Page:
Before there was Derby or Mount Buller and even before Melrose, Forrest was the place where mountain bikers travelled from far and wide to ride. Nestled in the Otways, the trails opened in the mid-2000s and have hosted events like the Otway Odyssey for going on two decades. In that time, a lot of things have changed.
“It’s got a good few years behind it now, and some of the trails were built before we really knew anything about sustainable trail building,” says Sandy Maxwell, President of the Forrest Mountain Bike Club. “Because of its age, it’s had a lot of traffic, and the environment it’s built-in is pretty wet, especially over winter, and the trails do suffer from some drainage and erosion issues.”
Need to know
- The Forrest Mountain Bike trails are getting an upgrade to improve sustainability.
- Crews are currently winterising Red Carpet.
- Up to 38km of new trail will be on the cards once the revitalisation project is complete.
The trails at Forrest are well worn, so the Council, in collaboration with DWELP, Barwon Water, and Parks Victoria, has announced this historic network will receive a nip and tuck to improve sustainability and evolve trail features to match modern bikes and riders.
“It’s probably not as sexy as opening up a brand new mountain bike park, but the (Forrest MTB) club and DWELP do a lot of the maintenance. If we can get the trails winter-proofed and improve the sustainability of some of the features, we will be able to enjoy them for longer with less work,” he says.
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“Forrest has a pretty good reputation as a family-friendly network, but we also want to add in more of those features that the guys (and girls) who are riding bigger travel bikes, or have different expectations nowadays, that there is something there for them as well,” says Maxwell.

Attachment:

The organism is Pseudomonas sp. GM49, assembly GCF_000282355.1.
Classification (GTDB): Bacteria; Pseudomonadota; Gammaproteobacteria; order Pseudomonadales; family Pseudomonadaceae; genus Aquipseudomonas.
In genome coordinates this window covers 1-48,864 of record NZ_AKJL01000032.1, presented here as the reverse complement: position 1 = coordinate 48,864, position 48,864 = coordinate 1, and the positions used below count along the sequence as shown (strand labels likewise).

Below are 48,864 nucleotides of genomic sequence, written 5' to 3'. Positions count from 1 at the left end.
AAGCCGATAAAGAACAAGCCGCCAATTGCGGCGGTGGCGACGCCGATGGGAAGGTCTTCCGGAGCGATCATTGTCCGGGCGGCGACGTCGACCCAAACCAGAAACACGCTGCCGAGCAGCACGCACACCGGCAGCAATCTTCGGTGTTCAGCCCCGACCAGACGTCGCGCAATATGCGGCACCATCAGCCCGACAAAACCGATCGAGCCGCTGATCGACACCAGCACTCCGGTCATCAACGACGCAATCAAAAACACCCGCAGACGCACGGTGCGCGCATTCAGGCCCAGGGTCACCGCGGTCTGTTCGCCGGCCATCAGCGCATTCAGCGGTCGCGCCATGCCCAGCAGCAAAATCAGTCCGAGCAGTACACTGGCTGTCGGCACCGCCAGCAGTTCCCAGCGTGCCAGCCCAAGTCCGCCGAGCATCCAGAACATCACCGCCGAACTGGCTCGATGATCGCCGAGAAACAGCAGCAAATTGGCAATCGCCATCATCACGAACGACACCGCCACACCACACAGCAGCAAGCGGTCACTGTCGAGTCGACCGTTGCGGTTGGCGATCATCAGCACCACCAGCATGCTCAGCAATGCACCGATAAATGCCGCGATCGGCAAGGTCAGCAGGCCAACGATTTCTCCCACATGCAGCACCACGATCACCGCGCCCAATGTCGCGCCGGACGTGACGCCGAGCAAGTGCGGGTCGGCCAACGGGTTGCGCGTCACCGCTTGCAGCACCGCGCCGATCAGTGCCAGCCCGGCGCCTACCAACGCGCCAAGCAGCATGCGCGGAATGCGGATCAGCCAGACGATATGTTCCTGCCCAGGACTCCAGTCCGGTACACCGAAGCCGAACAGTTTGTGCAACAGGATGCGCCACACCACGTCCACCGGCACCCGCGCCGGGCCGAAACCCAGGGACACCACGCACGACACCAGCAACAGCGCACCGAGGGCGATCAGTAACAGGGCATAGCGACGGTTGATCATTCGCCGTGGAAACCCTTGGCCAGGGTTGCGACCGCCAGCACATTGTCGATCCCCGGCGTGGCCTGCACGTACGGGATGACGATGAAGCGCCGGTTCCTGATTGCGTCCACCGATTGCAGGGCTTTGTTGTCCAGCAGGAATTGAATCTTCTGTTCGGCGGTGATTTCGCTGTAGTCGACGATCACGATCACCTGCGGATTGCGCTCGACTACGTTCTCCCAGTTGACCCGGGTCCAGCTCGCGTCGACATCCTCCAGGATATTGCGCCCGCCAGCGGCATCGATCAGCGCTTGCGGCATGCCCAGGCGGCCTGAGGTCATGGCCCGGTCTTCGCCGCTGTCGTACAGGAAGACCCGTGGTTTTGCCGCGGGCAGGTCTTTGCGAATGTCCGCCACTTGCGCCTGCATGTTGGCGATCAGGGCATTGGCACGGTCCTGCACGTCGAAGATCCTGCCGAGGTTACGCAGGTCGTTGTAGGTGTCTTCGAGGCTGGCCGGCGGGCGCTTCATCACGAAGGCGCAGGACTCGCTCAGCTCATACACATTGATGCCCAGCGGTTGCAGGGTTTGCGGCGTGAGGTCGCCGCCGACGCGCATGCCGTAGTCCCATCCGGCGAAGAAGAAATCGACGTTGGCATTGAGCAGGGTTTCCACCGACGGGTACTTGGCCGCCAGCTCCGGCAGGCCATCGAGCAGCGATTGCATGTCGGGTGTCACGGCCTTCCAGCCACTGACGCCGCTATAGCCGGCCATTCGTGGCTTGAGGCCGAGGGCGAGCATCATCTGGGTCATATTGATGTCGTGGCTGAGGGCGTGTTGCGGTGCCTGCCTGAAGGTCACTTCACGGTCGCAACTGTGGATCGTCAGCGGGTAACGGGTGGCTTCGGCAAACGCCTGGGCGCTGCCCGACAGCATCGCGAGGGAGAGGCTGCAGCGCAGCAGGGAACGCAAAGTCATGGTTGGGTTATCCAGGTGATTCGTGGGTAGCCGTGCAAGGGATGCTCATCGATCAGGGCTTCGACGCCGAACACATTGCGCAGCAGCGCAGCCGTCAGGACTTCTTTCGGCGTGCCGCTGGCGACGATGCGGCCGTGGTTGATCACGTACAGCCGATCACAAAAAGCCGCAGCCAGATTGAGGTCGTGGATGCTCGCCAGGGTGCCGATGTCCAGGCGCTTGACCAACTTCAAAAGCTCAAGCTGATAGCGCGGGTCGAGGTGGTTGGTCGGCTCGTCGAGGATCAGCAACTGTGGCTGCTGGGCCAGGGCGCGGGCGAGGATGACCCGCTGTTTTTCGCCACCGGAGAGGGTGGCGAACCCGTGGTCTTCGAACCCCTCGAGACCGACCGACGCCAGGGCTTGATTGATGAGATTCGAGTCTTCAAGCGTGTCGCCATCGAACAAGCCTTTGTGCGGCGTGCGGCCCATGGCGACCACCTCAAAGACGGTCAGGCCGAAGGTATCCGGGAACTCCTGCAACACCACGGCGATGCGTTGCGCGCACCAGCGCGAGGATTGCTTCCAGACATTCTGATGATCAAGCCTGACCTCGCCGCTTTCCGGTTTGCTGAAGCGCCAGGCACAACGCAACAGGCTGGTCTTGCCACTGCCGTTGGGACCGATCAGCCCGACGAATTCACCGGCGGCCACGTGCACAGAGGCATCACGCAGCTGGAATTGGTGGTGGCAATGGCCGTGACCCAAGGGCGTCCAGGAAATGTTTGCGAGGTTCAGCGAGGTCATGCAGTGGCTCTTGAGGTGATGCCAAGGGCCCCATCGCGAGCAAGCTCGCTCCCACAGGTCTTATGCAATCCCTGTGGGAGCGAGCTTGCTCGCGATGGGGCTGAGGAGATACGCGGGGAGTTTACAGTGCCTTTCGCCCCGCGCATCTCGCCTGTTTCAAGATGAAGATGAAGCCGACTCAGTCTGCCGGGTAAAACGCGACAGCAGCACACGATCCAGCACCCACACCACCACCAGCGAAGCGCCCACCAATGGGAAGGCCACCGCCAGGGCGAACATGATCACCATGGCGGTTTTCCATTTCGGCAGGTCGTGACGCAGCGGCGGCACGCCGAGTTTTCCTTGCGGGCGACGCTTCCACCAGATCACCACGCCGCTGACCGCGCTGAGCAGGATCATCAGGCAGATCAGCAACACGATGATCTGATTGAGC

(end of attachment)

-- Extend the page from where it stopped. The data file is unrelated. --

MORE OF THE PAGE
Originally constructed to stimulate the local economy with tourism when native logging operations were ceased in the area, at the time, Forrest was the benchmark to which all other trail networks were measured. However, with the proliferation of mountain bikes, and new trail networks popping up around the country, Forrest has faded, being outshined by fresher and bigger destinations.
With this rejuvenation effort, Forrest aims to take back the acclaim it earned in the early days and attract more riders to the Otways.
What’s happening in Forrest?
These upgrades are thanks to $2.23-million in funding from Forest Fire Management Victoria and the Colac Otway Shire, which has allowed for weatherproofing of the trails. Maxwell says the first stage of works will focus on the network south of town because the soil is more susceptible to erosion, and the ground in the Yaugher network on the north end of town tends to drain better. The second stage of this revitalisation will see the creation of up to 38km of new trails in Forrest.
“It’s very exciting to have construction begin, as it follows years of planning, design work and community consultation with Colac Otway Shire Council to make this a reality,” said FFMVic Otway District Manager David Roberts.
“The Red Carpet Trail is one of the most adventurous and dynamic trails in the network – and the high-quality upgrade of this trail will be a demonstration of what we’re looking to achieve across the entire network.
A real highlight of the works in the next 12 months will be our delivery of the Barwon Flow circuit of trails. At the moment, most of the network’s trails are cross-country trails, so the beginner and intermediate jump flow trails will deliver a new experience and a new challenge for riders,” Roberts said.
The upgrade will also see improvements to Forrest Trailhead with new facilities, new signage and a pump track and skills park.
Upgrading Red Carpet
Adrian Marriner from Living Trails built many of the trails in and around Forrest back in the early 2000s — hence ‘Marriner’s Run,’ a black trail in the Yaugher network, north of town — and has come full circle to begin the upgrade and winterisation of Red Carpet.
At 4.5km in length, the Red Carpet is mostly descending, offering about vertical 216-metres of gravity. Marriner tells us it’s the handy work of a variety of different trail builders who have come in over the years, including IMBA’s Joey Klein, who ran workshops on hand-building trails here in the early 2000s.